The holidays are an exciting time of good cheer, warm family traditions, and spending time with friends. Or, are they?
For many people, the idea of entering a crowded room and chatting up coworkers or strangers at a party, exchanging gifts with friends, traveling from home, or attending large family gatherings can produce intense anxiety, depression, or both.
Cynthia M. Bulik, PhD, FAED
William and Jeanne Jordan Distinguished Professor of Eating Disorders
Department of Psychiatry
University of North Carolina at Chapel Hill School of Medicine
Professor of Nutrition in the Gillings School of Global Public Health
Director of the UNC Eating Disorders Program
Researchers found that college-students who reported feeling hopeless, sad, depressed, or considered suicide were significantly more likely to report nonmedical use of any prescription drug, particularly among females who reported painkiller use. (Addictive Behaviors, 2012; 37(8):890) Read more.
Try these when you're feeling anxious or stressed:
Roberto Lewis-Fernández, MD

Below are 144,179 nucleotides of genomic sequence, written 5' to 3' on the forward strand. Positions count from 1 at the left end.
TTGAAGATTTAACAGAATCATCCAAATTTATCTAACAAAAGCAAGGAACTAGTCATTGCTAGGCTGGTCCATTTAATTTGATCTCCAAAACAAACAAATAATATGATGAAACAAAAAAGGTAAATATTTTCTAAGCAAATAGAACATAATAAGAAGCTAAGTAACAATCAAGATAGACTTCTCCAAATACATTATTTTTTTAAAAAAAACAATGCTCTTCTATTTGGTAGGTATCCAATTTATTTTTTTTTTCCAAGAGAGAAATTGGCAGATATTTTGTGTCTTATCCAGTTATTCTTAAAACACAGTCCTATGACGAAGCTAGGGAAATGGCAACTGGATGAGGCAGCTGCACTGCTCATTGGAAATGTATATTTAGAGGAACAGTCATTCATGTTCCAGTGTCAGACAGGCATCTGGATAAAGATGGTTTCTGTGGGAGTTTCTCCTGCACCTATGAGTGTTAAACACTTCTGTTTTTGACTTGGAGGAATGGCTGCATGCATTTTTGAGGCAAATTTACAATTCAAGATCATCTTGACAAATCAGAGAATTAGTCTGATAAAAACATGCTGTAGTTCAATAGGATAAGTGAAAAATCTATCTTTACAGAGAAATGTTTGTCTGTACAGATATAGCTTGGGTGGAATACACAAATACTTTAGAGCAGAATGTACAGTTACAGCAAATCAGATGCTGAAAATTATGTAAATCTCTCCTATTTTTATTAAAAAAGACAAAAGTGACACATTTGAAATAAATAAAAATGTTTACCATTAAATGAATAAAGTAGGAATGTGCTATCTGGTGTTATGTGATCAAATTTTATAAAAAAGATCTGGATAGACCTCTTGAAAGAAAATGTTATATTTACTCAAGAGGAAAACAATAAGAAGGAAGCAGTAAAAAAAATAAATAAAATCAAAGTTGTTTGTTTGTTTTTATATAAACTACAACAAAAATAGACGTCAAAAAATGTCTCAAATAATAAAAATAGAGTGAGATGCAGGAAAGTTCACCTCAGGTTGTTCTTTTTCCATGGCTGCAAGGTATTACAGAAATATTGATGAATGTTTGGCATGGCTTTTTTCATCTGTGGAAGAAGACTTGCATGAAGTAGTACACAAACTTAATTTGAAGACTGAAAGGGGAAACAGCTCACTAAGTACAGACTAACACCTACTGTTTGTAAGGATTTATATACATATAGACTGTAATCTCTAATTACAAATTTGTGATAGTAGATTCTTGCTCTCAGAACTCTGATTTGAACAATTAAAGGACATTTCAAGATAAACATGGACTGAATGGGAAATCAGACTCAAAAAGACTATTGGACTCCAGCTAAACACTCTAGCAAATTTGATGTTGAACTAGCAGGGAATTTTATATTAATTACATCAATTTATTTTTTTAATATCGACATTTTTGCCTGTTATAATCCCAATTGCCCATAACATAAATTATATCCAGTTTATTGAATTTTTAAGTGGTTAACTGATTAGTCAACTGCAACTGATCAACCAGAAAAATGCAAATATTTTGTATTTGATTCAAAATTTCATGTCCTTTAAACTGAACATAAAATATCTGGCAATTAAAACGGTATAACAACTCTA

Director of the Hispanic Treatment Program, New York State Psychiatric Institute
Associate Professor of Clinical Psychiatry, Columbia University
Lecturer on Social Medicine, Harvard University
Alec Pollard, PhD
Founder and Director
Anxiety Disorders Center
Saint Louis Behavioral Medicine Institute
Community and Family Medicine
St. Louis University, St. Louis, Missouri
My college life was enriched with family, friends, sorority sisters, successful academic achievement, and a loving boyfriend. But one night, a terrifying new element was suddenly added. Lying in bed, I began to sweat profusely. My heart was racing and I could not stay still. I had an overwhelming foreboding that something terrible was about to happen to me, and I wouldn’t be able to escape. When I called my dad to explain my symptoms, he suggested that I go to the hospital.Read